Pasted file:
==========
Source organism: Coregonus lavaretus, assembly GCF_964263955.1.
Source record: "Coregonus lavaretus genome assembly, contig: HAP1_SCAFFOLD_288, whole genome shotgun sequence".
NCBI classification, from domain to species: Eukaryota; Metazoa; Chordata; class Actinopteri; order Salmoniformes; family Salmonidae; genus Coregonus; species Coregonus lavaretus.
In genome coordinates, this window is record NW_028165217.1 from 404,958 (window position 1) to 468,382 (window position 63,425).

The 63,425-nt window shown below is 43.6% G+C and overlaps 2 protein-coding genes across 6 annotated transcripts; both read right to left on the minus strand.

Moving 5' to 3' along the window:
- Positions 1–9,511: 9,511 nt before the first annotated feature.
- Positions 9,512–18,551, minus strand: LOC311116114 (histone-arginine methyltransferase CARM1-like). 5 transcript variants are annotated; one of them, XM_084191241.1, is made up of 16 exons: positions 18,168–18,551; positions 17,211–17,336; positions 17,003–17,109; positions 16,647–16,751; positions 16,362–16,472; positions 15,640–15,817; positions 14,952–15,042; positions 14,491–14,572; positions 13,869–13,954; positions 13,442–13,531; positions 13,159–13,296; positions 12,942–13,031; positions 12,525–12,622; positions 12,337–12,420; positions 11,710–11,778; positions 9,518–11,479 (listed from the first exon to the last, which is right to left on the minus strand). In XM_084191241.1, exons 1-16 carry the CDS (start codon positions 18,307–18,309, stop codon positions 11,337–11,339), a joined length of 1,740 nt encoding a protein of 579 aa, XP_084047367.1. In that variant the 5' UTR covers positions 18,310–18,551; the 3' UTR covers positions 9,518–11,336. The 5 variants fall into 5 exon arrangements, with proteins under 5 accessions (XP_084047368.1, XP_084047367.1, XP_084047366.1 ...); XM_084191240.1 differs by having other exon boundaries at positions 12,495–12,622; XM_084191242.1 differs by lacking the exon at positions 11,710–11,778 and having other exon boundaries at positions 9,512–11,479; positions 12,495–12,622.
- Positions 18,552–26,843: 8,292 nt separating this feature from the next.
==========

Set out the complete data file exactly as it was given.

Source organism: Coregonus lavaretus, assembly GCF_964263955.1.
Source record: "Coregonus lavaretus genome assembly, contig: HAP1_SCAFFOLD_288, whole genome shotgun sequence".
NCBI classification, from domain to species: Eukaryota; Metazoa; Chordata; class Actinopteri; order Salmoniformes; family Salmonidae; genus Coregonus; species Coregonus lavaretus.
In genome coordinates, this window is record NW_028165217.1 from 404,958 (window position 1) to 468,382 (window position 63,425).

The 63,425-nt window shown below is 43.6% G+C and overlaps 2 protein-coding genes across 6 annotated transcripts; both read right to left on the minus strand.

Moving 5' to 3' along the window:
- Positions 1–9,511: 9,511 nt before the first annotated feature.
- Positions 9,512–18,551, minus strand: LOC311116114 (histone-arginine methyltransferase CARM1-like). 5 transcript variants are annotated; one of them, XM_084191241.1, is made up of 16 exons: positions 18,168–18,551; positions 17,211–17,336; positions 17,003–17,109; positions 16,647–16,751; positions 16,362–16,472; positions 15,640–15,817; positions 14,952–15,042; positions 14,491–14,572; positions 13,869–13,954; positions 13,442–13,531; positions 13,159–13,296; positions 12,942–13,031; positions 12,525–12,622; positions 12,337–12,420; positions 11,710–11,778; positions 9,518–11,479 (listed from the first exon to the last, which is right to left on the minus strand). In XM_084191241.1, exons 1-16 carry the CDS (start codon positions 18,307–18,309, stop codon positions 11,337–11,339), a joined length of 1,740 nt encoding a protein of 579 aa, XP_084047367.1. In that variant the 5' UTR covers positions 18,310–18,551; the 3' UTR covers positions 9,518–11,336. The 5 variants fall into 5 exon arrangements, with proteins under 5 accessions (XP_084047368.1, XP_084047367.1, XP_084047366.1 ...); XM_084191240.1 differs by having other exon boundaries at positions 12,495–12,622; XM_084191242.1 differs by lacking the exon at positions 11,710–11,778 and having other exon boundaries at positions 9,512–11,479; positions 12,495–12,622.
- Positions 18,552–26,843: 8,292 nt separating this feature from the next.